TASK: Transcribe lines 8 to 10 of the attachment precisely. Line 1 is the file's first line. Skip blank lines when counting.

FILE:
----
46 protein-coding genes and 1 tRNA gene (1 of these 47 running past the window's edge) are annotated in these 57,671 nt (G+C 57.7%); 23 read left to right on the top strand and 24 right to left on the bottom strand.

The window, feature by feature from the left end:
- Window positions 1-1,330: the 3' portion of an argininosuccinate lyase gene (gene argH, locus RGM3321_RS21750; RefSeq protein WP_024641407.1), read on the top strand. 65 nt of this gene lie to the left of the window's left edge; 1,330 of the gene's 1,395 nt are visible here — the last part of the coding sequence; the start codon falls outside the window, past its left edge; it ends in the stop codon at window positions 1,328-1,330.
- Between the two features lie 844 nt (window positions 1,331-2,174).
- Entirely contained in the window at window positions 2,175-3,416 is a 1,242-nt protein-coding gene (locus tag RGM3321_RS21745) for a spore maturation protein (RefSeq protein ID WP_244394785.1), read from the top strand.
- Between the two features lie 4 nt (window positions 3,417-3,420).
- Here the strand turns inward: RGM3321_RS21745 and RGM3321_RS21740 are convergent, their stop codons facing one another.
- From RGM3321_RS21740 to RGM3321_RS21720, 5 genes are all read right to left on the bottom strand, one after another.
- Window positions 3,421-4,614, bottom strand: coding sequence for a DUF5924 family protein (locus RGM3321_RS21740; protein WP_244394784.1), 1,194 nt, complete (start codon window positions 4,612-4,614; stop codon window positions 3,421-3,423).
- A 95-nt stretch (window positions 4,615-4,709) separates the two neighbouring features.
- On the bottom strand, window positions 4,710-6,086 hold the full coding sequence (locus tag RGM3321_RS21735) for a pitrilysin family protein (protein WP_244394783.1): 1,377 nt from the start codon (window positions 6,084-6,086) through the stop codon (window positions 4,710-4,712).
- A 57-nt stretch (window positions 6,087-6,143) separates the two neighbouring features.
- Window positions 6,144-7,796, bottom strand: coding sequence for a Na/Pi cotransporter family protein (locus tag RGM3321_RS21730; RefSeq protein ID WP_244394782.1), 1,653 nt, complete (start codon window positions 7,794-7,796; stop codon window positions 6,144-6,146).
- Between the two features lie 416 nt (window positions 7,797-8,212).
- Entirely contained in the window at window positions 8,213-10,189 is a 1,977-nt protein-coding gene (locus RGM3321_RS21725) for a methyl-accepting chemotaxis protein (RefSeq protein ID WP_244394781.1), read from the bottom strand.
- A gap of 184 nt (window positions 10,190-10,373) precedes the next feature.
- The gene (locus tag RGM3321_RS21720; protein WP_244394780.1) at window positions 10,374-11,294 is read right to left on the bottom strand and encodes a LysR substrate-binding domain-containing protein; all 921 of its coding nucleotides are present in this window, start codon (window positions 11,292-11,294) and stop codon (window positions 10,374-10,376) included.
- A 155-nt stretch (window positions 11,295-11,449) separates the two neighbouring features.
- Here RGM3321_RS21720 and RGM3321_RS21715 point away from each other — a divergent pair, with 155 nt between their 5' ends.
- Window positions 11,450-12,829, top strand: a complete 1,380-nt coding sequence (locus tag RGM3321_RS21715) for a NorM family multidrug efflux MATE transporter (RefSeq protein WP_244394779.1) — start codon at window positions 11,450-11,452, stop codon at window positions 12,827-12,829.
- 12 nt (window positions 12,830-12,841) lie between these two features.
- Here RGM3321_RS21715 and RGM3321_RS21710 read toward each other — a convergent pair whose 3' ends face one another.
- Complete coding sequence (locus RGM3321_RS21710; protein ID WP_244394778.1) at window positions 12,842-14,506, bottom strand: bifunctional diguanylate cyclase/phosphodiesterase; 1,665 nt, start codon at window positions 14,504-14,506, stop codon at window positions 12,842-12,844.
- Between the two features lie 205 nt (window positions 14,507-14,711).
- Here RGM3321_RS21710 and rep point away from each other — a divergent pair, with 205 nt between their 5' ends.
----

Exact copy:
- From RGM3321_RS21740 to RGM3321_RS21720, 5 genes are all read right to left on the bottom strand, one after another.
- Window positions 3,421-4,614, bottom strand: coding sequence for a DUF5924 family protein (locus RGM3321_RS21740; protein WP_244394784.1), 1,194 nt, complete (start codon window positions 4,612-4,614; stop codon window positions 3,421-3,423).
- A 95-nt stretch (window positions 4,615-4,709) separates the two neighbouring features.